foreword by kenneth yeasting>

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Virginia was here, well, just a couple days ago, and we got to reminiscing. And I asked her, "What one day would you remember in your childhood that stood out?"

She said "thrashing."

I said "What's number two?"


Well, with me it was just the opposite. Butchering was number one. I can remember – well, as soon as I was old enough to help at all, we're up at dawn, like five o'clock. We'd always pick a day – Dad would pick a day in February where it’d usually be down around ten, fifteen below zero because you wanted a real cold day. And part of my job was to help get the fire going under the kettles. We had two big cast-iron kettles set up outside, get water in them, carry water to them, get them filled and get those boiling. And then after breakfast…why Uncle Harry [Harry Stroman] and Aunt Cena would come over from Fostoria. Clarence [Clarence Shoemaker]– Uncle Clarence, Aunt Cecile [Cecile Lulu Yeasting Shoemaker] would come over with their kids and Walter Klotz and my two step cousins there, let's see, well, Emmett Smith and his wife [Mable Yeasting Smith], and Grandpa [John Fredric Yeasting] and Grandma [Dorthea Tebbe Klotz Yeasting].

And I can remember having as many as thirteen hogs hanging at one time by noon about. We would have – Dad always did the killing of the hogs. He shot them with his .22 WRF [Winchester Rim Fire] and then stuck them and then – and then scraped them with the boiling water, of course. Then later on – well, let's see. One of those hogs would be for Grandpa, one for Harry, and one or two of them would be for Emmett, Emmett Smith. And his wife was my Grandfather's cousin. Anyhow, the rest of the hogs were ours. And I can remember when I was old enough to help with the cutting and all I would work on that. We always had the garage heated. We had a little stove in there, two-car garage, and that's where we worked, had a big table set up that Dad would have gotten down the day before and scrubbed clean. And I can remember the sausage. We would end up with about a wash tub full of sausage. And to grind that, had the old sausage grinder which Ken [Kenneth Leslie Yeasting, Emerson’s son] now has setting on his hearth.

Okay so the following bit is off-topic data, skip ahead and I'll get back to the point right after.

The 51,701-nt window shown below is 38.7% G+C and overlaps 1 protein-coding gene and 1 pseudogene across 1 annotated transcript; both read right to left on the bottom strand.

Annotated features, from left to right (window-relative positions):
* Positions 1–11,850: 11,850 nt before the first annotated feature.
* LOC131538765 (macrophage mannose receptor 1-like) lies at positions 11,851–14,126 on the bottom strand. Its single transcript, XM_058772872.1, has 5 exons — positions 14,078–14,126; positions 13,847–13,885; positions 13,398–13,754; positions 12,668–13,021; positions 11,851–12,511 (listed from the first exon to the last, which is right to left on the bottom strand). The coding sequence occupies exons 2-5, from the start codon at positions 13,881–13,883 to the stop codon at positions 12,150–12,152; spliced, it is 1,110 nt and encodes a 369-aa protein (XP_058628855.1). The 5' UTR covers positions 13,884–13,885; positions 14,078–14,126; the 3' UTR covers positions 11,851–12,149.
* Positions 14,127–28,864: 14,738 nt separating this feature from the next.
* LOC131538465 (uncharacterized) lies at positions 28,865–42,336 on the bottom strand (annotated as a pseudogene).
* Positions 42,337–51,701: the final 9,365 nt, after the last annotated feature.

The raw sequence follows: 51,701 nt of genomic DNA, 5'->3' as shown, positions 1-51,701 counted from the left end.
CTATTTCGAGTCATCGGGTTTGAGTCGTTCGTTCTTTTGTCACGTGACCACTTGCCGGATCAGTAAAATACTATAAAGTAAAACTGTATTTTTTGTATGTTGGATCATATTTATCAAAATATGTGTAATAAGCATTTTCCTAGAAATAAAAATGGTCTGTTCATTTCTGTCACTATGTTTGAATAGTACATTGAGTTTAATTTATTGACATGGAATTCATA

And I remember in the early days of it. Dad took off the handle and found a wheel to put on it – as I recall, about a foot in diameter, foot and a half. And then he got a belt, and he would line that up with the Model T Ford and jack up the rear wheel, one rear wheel and started the car up. And he had this deal set that he could put the belt around the pulley that he bolted to the wheel, start the car up, and with this belt and all – and the belt ran through a little door in the garage door that was built for that purpose, like a cat door – and that's what powered the sausage grinder.

And I remember we'd have it in two washtubs which had been scrubbed thoroughly for the purpose. So we'd have about a half a tub in each, and then Dad would put the salt and pepper in and mix it all up and then come the stuffing, using the stuffer that's also at Ken's now. And the women would have cleaned the casings which was the small intestines and scraped them thoroughly. That was the natural casing. And then we stuffed them.